Airports use Law Enforcement Canines for a variety of functions, detecting contraband, bomb detection, and many other purposes. While it is impossible to train a dog to detect all possible forms of explosives, these airport canines can go a long way to detecting and deterring crime. Their incredible noses can find things that no human checker could detect. These dogs can be almost any breed, but some breeds are ideally suited to specific tasks. If a dog will be having a lot of interaction with the public, sometimes a labrador is the right choice, as most people will not be too intimidated by the presence of this calm dog. But here is a story about a Vishla, which is not as common, but it goes to show that every dog is a unique individual, and you never know until you give him or her a chance to reveal what their gifts are.
Many dogs in combat situations also provide another invaluable service. They bring comfort, pleasure, and peace to the troops they work with. In another blog on Canine Companions in Combat I explore Army medical research into the important “secondary” function of dogs in combat, to save lives and to save souls.
The video below shows the deep bond between a military working dog and his or her trainer.
Law Enforcement Canines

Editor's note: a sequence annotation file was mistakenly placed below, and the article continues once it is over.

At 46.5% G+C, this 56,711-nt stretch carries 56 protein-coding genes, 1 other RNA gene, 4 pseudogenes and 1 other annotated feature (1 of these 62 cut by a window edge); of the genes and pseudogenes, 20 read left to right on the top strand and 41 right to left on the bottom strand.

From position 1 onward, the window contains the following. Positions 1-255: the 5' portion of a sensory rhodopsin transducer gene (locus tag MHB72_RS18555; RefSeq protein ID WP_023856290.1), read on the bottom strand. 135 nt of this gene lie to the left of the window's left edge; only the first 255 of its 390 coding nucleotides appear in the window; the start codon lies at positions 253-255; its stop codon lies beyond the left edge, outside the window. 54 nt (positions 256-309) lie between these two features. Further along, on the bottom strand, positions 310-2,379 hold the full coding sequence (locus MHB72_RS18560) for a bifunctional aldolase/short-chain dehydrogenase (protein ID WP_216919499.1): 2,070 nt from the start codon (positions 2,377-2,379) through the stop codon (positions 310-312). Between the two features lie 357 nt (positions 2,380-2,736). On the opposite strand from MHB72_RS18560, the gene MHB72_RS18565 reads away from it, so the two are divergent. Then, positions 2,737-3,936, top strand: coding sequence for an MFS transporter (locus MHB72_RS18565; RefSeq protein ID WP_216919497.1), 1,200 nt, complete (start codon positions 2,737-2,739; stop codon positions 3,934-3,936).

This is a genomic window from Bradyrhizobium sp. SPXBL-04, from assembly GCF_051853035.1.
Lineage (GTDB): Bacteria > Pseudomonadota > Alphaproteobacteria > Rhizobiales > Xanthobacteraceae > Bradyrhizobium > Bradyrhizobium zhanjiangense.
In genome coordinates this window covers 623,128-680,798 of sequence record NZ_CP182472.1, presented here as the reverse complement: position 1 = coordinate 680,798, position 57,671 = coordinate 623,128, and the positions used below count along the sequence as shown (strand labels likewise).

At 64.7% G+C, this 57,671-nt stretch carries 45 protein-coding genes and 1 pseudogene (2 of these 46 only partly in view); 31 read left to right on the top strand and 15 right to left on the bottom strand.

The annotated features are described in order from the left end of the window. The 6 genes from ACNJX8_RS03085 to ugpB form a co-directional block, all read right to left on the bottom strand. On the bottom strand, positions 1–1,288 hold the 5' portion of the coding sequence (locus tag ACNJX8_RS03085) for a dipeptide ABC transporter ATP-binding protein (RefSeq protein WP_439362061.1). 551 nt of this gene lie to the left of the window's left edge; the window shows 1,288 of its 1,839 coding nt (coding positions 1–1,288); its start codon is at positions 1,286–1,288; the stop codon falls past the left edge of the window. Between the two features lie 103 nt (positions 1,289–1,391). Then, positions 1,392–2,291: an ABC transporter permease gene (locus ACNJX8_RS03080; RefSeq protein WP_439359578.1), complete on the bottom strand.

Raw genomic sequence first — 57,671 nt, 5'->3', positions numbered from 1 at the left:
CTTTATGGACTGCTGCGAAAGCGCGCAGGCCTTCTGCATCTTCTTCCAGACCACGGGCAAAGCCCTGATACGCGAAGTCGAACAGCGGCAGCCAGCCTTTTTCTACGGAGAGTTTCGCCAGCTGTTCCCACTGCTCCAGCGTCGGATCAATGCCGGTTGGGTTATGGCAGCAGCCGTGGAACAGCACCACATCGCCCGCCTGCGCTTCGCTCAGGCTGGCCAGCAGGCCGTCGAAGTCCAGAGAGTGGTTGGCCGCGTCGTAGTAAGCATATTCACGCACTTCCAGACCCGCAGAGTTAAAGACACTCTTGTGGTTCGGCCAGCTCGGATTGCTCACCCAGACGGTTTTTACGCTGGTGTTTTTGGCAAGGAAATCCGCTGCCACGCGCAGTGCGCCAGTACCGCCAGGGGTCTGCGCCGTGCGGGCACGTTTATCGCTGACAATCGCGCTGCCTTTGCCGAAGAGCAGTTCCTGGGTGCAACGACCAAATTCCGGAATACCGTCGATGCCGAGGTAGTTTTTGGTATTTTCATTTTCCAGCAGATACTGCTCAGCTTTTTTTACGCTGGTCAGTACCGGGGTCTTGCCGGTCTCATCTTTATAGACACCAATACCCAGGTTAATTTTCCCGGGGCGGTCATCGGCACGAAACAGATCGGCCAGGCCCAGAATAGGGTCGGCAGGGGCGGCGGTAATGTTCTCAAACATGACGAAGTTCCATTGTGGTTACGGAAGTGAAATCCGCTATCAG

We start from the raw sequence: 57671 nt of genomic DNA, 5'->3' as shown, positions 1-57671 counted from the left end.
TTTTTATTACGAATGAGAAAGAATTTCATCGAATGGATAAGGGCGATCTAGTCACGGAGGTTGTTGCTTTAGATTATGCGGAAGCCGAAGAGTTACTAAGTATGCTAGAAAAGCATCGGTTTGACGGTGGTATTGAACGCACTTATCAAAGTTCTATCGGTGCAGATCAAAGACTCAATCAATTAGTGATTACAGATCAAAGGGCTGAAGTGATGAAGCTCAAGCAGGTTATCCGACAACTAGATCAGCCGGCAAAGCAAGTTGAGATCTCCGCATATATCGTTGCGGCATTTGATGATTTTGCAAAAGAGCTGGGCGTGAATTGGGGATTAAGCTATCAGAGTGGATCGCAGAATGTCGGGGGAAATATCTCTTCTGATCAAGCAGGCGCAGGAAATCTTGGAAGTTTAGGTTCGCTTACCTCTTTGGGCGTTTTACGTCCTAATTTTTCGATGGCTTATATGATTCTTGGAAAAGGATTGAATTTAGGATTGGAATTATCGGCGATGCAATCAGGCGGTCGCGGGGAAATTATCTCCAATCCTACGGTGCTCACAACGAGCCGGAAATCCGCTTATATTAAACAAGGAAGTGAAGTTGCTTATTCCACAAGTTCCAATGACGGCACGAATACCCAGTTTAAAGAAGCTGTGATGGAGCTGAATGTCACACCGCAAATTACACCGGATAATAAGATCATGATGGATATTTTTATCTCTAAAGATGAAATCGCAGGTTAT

Most countries utilize K-9’s or law enforcement dogs. This is not a new idea. Dogs have been used for law enforcement since at least the Middle Ages where bloodhounds were used for hunting down outlaws. Here are some examples of the modern use of K-9's.
Disaster Response Dogs and Search and Rescue Work.
Canines are an integral part of modern law enforcement. They are deployed to track humans in disaster areas, or for missing children, and elders with dementia, who have wandered off. They are used to detect the presence of drugs, cell phones, and contraband. Because of their excellent noses, their abilities outstrip a human’s by a hundredfold.
Specially trained disaster response dogs go into situations of crisis such as right after 9-11. They found – those who were alive and rescuable, and those who are deceased. They help determine priorities in a crisis. They are invaluable in these situations, where every moment counts, and when rescue worker’s resources are often stretched to capacity.
Volunteer SAR Dogs
In addition to professional law enforcement canine teams, some areas have volunteer handler teams. In this case, it is a private person, with a dog who is motivated to search, has the right temperament, discipline, and has an excellent nose! These teams go through extensive training and evaluation. But the dog stays at home with their human, which is a very good quality of life for the dog. This allows them to work "as a reward," and enjoy all the comforts of home during downtime.
Dogs in Search and Rescue can do things that humans can't do, or can't do as quickly and efficiently. In an emergency, every moment counts. With an amazing nose, the dog can lead firefighters or first responders to where a human might be unconscious and silent. Again the handler team and the dog are so totally in sync, that they work together with total precision and accuracy. These dogs train continually so that their skills stay sharp. This is the story about a former hunting dog, who had too much energy, barked too much, and thus was surrendered. Fortunately, he has found his true purpose as a search and rescue dog.